From Your President: Is Physician Engagement the Key to Wellness?

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Written By:

Michael Hamant, MD, ArMA President

Welcome to the new digital magazine of the Arizona Medical Association (ArMA), The Arizona Pulse. I am proud of the work ArMA leadership and staff have done to establish this unique platform for the perspectives and critical issues facing Arizona physicians. This is a magazine that is written by and for Arizona physicians – join the conversation! Our intent is that the magazine will offer a highly interactive format and allow us to engage with each other on the topics covered in each edition. If you are not an ArMA member yet, I encourage you to join us today!

In January, the Medscape 2018 Physician Lifestyle Report was released, highlighting aspects of physician burnout and depression. The report had over 15,000 U.S. physicians from 29 specialties weigh in on their happiness at and outside of work, personality traits, and lifestyle.

An astonishing 42% of physician respondents reported feeling burned out.

We continue to see high rates of burnout with intensivists, neurologists, family medicine, and OB-GYN. OB -GYN and family medicine were also among the highest rates reporting both burnout and depression. Factors contributing to depression? “Job” was the highest cited contributor to those experiencing depression. Employment models seemed to make no difference – 42% of both employed and self-employed reported feeling burned out.

The culprits
Not surprisingly, the highest marked contributor to burnout was charting and paperwork (selected by 56% of respondents). Other top contributors included spending too many hours at work, and lack of respect from administrators/employers, colleagues or staff.

The solutions
When asked what would reduce burnout, the top three suggestions were: increased compensation; a more manageable schedule; and decreased government regulations. While workplace programs are available to many physicians employed in larger institutions, office-based solo practices’ workplace programs had the highest rate of actual use.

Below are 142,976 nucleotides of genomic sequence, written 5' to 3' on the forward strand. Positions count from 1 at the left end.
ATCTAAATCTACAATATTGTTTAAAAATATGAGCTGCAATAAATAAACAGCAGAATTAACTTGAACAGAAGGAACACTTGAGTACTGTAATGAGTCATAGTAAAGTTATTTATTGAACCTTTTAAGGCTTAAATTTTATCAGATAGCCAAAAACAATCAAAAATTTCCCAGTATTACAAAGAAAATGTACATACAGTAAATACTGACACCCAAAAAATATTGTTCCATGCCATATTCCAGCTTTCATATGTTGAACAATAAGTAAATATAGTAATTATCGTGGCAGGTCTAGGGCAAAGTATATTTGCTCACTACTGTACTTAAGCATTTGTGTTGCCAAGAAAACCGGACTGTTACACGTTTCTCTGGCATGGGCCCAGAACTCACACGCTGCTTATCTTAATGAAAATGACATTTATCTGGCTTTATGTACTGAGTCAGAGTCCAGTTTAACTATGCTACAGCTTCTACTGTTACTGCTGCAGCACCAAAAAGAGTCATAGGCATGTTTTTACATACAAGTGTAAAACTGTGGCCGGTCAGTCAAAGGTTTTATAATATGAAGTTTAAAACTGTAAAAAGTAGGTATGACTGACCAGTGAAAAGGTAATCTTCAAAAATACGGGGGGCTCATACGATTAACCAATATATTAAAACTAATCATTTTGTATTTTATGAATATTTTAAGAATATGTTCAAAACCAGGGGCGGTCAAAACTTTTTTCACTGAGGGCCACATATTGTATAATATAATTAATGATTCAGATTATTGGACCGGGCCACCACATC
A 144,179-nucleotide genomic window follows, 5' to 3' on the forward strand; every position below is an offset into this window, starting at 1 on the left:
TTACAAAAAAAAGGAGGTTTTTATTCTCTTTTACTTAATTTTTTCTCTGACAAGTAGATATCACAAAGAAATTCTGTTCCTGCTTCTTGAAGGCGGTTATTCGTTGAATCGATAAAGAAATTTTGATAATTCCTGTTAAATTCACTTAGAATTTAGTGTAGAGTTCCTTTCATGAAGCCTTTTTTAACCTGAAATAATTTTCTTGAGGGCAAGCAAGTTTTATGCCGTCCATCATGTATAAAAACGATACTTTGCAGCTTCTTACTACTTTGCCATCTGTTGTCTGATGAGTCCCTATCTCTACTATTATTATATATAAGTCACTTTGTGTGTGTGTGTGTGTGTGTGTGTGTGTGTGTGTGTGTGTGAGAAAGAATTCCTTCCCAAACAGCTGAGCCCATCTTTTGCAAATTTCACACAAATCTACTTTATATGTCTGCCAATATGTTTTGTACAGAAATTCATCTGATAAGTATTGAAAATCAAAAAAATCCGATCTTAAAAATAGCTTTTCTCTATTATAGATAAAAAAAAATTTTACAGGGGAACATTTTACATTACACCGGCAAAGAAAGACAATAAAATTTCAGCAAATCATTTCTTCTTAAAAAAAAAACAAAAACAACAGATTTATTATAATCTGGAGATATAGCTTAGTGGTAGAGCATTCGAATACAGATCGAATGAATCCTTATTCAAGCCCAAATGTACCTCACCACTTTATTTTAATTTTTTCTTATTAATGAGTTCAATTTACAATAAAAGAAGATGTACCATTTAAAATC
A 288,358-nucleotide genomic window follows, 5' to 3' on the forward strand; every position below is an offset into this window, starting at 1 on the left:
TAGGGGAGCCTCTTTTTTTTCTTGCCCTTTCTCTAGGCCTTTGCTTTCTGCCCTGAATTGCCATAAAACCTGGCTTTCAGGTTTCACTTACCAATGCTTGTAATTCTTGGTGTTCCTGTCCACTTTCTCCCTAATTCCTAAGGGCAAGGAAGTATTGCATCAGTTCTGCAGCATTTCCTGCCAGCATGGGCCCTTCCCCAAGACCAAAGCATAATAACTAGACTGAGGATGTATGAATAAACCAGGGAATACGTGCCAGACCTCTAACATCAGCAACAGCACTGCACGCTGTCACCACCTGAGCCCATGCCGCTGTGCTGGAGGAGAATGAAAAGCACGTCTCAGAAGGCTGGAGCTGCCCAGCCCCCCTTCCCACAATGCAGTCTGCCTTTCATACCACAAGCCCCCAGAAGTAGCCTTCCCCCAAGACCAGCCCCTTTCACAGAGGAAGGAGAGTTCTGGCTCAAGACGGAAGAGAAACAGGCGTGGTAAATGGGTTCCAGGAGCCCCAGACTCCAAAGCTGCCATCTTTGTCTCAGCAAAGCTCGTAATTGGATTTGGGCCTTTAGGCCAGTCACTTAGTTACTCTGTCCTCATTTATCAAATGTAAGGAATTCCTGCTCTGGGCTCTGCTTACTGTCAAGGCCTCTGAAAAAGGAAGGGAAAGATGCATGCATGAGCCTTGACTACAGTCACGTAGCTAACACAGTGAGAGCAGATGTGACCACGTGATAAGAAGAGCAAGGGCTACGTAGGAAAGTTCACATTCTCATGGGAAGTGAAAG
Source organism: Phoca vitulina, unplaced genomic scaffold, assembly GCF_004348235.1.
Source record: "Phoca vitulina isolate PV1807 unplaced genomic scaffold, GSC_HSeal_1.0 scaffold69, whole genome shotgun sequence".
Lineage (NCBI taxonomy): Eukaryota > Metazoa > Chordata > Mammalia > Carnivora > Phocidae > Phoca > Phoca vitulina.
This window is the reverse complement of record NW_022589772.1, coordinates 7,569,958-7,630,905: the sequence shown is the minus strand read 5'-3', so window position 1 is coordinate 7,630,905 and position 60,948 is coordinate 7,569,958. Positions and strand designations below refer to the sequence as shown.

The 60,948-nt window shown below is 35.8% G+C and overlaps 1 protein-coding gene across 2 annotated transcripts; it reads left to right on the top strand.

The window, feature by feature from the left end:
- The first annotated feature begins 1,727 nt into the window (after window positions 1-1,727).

What we are actually doing to cope offers its own insights. We are exercising, talking with close family/friends, sleeping – and sometimes isolating ourselves.

What about our colleagues who are not experiencing burnout? What are they doing? Well, they’re exercising, for one, and they cite the following important factors:

  • having autonomy or flexibility,
  • maintaining a sense of accomplishment or joy,
  • managing expectations and having a positive outlook,
  • liking their patients,
  • having support systems with relationships,
  • working in a good environment,
  • working part-time,
  • feeling they have work-life balance.

Before we all declare ourselves part-time physicians, I want to offer an alternative. Let’s bring joy back to medicine – let’s engage with each other and access a network of colleagues who understand the unique demands – and rewards – of practicing medicine.

We had the opportunity for this at ArMA’s 4th Annual Physician Leadership Conference on March 24, 2018, where we explored more about the solutions to physician burnout and enhancing physician well-being. My colleague and ArMA’s immediate past president, Dr. Gretchen Alexander, dedicated the last year to planning an event that provided tools and conversation to help our physician community see value and potential for well-being through leadership. We are grateful to our speakers and panelists that participated in this important event. Thank you, Dr. Paul DeChant (see his related article in this edition of The Arizona Pulse), Dr. Lois Krahn, Dr. Suja Mathew, Dr. Marjorie Bessel, and Dr. Kote Chundu.

I have been a member of ArMA for nearly two decades. As a small practice physician, I firmly believe that organized medicine continues to be a natural fit for developing the community and capacity to counter physician isolation and help physicians feel more empowered.

On this premise, ArMA has also established online community forums for various stages in professional careers and practice types. I encourage our members to sign in today and locate the practice forum community of interest to you. Not an ArMA member? Please join today and be part of our community!

Dr. Michael Hamant is a private practice family physician in Tucson and the 126th President of the Arizona Medical Association (ArMA).

2 Comments
  1. Suresh Anand, MD 8 months ago
    Reply

    Dr, Michael Hamant:

    Congratulations for the first edition of the Arizona Pulse.
    It is full of information and easy to read with excellent
    articles. Keep it up. We are very proud of you all.

  2. Hi

    Congratulations!!

    keep bringing more!! Have a good one ahead

    Cheers

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